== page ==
The last blockade preventing more than 100,000 Utahns from obtaining health insurance will be the Utah State Legislature.
Gov. Gary Herbert, who has spent the past year wheeling and dealing with the Obama administration over how best to expand government-subsidized health insurance to the neediest Utahns, told reporters Thursday during his KUED television news conference that he has reached a deal with federal officials.
This deal, known as the Healthy Utah Plan, would accept hundreds of millions of dollars in federal cash to insure the state’s poorest people.
The plan differs from outright Medicaid expansion by funneling that taxpayer money to private insurance companies and charging recipients higher premiums and co-pays. In some instances, Herbert’s plan would also require recipients to be employed—efforts that he says would force people to have more “skin in the game.”
“I think this is significantly better than the alternative of Medicaid expansion,” Herbert said, adding that he believes the Healthy Utah Plan will provide “more choice,” and “better access” to health care.
While the hard-fought approval from the Obama administration is good news for Utah’s uninsured, the largest obstacle may be the Utah State Legislature.
Throughout the year, Herbert pledged to call a special session of the legislature to hasten the process. But with the upcoming holiday season and a 30-day public comment period that must occur once the plan is finalized, Herbert says he’s no longer interested in calling a special session.
“I’m taking the special session off of the table,” he said.
This means lawmakers will tackle the issue during its general session, which commences Jan. 26.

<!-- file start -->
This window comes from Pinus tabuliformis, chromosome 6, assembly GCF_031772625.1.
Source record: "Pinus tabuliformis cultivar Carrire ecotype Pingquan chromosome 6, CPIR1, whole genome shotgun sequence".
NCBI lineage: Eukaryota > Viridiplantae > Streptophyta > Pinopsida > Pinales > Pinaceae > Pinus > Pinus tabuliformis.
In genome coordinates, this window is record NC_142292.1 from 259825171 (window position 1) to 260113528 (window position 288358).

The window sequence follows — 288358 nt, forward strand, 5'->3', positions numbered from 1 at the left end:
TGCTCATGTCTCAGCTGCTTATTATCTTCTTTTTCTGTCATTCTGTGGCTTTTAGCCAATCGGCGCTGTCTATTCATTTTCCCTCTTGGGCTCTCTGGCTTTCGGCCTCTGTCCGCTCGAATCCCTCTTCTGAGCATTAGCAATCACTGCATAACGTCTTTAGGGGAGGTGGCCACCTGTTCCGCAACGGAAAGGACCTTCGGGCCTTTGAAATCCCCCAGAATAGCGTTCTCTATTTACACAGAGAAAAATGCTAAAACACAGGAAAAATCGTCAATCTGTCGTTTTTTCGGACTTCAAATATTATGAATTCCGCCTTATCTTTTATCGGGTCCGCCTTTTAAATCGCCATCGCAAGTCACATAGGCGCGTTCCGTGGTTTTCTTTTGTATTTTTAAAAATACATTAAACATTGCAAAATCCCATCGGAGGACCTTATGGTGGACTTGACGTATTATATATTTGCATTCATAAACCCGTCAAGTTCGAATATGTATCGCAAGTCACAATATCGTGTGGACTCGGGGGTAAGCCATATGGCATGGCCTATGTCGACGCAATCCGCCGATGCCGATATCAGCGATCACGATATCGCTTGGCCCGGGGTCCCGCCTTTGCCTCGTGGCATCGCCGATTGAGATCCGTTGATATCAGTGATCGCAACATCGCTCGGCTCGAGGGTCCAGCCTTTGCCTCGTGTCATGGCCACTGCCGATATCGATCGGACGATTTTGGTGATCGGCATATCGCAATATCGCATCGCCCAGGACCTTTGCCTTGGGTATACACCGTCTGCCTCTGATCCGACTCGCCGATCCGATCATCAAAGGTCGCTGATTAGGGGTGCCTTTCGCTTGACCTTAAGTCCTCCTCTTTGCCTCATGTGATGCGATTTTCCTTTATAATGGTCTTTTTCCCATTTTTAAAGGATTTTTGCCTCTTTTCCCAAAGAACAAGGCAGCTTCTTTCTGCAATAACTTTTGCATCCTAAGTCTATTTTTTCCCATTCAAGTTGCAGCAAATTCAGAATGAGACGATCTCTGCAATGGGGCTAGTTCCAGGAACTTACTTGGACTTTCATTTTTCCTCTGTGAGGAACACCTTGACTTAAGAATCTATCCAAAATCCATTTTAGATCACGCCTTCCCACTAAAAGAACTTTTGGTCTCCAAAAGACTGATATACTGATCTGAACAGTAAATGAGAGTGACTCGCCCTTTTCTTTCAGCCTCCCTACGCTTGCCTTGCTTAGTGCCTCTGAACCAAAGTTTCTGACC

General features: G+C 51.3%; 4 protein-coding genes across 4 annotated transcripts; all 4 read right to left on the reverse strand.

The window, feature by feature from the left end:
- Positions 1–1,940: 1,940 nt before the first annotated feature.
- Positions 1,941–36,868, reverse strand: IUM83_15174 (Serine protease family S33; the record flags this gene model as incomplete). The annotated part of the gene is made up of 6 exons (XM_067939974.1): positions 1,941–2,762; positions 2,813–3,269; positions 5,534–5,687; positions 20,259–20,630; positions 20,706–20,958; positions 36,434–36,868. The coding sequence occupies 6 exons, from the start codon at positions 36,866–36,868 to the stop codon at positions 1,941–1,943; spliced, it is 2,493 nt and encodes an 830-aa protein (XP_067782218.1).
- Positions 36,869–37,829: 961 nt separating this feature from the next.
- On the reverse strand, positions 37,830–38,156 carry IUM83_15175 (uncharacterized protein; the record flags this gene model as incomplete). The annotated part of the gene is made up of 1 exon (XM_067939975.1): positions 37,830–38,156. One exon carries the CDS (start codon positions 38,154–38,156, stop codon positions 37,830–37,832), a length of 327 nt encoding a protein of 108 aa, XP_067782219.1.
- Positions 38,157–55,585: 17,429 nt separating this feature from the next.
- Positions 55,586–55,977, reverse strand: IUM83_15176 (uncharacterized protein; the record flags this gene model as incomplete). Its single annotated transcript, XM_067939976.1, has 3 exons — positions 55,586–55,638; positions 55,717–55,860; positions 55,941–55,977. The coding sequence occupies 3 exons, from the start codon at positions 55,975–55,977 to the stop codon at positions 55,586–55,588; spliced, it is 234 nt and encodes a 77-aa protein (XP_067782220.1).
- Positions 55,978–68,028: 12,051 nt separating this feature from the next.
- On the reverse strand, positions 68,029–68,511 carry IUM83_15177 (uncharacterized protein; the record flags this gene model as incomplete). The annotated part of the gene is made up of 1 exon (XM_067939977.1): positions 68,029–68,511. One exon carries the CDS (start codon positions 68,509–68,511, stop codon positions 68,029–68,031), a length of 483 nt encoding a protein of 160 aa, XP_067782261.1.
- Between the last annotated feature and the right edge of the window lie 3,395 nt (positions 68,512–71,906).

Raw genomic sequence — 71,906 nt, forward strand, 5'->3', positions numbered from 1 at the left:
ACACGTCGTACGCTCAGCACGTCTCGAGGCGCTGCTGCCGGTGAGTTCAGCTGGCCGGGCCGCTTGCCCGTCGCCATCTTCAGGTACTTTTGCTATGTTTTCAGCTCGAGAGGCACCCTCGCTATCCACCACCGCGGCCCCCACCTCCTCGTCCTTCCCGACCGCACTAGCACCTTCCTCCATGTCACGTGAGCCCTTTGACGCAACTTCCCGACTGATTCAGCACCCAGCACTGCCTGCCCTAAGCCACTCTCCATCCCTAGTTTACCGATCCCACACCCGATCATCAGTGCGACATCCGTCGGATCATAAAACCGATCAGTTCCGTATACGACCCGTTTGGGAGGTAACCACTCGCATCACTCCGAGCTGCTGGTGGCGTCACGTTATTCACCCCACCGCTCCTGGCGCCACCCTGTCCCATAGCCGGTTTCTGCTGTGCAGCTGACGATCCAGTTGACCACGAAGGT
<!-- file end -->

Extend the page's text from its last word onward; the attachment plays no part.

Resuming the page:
Although Herbert says he’s confident his plan will win favor with the public and the legislature, it is likely to face strong opposition from conservative lawmakers opposed to taking any federal money to provide health care.
Herbert says the concessions he’s won from the Obama administration on his plan are “more flexible than has been given to any other state in the country.”
But to win this flexibility, roughly 111,000 uninsured Utahns have been left hanging in the balance while more than $200 million in funding paid out by Utahns to fund health care has remained in Washington. This money, Hebert acknowledged, is lost.
“There’s no question that there’s some money that we’ve paid that we can’t recoup,” he said.
Herbert also addressed the decision by the U.S. Supreme Court to not hear same-sex marriage cases, which earlier this month amounted to a wholesale victory for equal rights advocates.
The governor, who has staunchly defended Utah’s Amendment 3, which banned same-sex marriage, said it was “mistake” for the Supreme Court to not take on the issue.
“I think it’s left people unsatisfied on both sides of this issue,” he said.
Any fears that legalized same-sex marriage might erode traditional marriage or wreak havoc on the state’s moral and governmental fabric, have not materialized.
Asked by a reporter if he’s heard any problems from state agencies in regard to how same-sex marriages have impacted the state, Herbert said he has “not heard any complaints or problems.”